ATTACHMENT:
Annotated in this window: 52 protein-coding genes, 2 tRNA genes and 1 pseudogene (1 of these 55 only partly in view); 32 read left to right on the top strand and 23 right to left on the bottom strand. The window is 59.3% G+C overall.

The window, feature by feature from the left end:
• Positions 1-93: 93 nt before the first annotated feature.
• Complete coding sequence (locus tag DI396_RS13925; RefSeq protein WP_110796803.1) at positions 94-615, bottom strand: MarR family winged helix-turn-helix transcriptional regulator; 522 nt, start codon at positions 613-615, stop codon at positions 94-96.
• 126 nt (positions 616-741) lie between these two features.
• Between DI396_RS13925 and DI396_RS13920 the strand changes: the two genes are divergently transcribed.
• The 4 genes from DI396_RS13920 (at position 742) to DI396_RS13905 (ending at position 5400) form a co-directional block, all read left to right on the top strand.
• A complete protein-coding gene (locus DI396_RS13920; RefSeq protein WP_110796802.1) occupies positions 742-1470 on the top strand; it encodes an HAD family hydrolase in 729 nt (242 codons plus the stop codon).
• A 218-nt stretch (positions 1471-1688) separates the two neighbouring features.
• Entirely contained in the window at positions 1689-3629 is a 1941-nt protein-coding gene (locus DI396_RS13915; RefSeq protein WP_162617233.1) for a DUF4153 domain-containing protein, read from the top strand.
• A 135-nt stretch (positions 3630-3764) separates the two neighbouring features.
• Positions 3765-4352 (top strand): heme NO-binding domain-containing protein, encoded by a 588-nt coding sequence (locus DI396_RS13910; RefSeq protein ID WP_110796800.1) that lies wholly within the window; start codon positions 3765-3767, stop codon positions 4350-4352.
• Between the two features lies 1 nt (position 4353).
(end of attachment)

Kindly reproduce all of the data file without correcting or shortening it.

Annotated in this window: 52 protein-coding genes, 2 tRNA genes and 1 pseudogene (1 of these 55 only partly in view); 32 read left to right on the top strand and 23 right to left on the bottom strand. The window is 59.3% G+C overall.

The window, feature by feature from the left end:
• Positions 1-93: 93 nt before the first annotated feature.
• Complete coding sequence (locus tag DI396_RS13925; RefSeq protein WP_110796803.1) at positions 94-615, bottom strand: MarR family winged helix-turn-helix transcriptional regulator; 522 nt, start codon at positions 613-615, stop codon at positions 94-96.
• 126 nt (positions 616-741) lie between these two features.
• Between DI396_RS13925 and DI396_RS13920 the strand changes: the two genes are divergently transcribed.
• The 4 genes from DI396_RS13920 (at position 742) to DI396_RS13905 (ending at position 5400) form a co-directional block, all read left to right on the top strand.
• A complete protein-coding gene (locus DI396_RS13920; RefSeq protein WP_110796802.1) occupies positions 742-1470 on the top strand; it encodes an HAD family hydrolase in 729 nt (242 codons plus the stop codon).
• A 218-nt stretch (positions 1471-1688) separates the two neighbouring features.
• Entirely contained in the window at positions 1689-3629 is a 1941-nt protein-coding gene (locus DI396_RS13915; RefSeq protein WP_162617233.1) for a DUF4153 domain-containing protein, read from the top strand.
• A 135-nt stretch (positions 3630-3764) separates the two neighbouring features.
• Positions 3765-4352 (top strand): heme NO-binding domain-containing protein, encoded by a 588-nt coding sequence (locus DI396_RS13910; RefSeq protein ID WP_110796800.1) that lies wholly within the window; start codon positions 3765-3767, stop codon positions 4350-4352.
• Between the two features lies 1 nt (position 4353).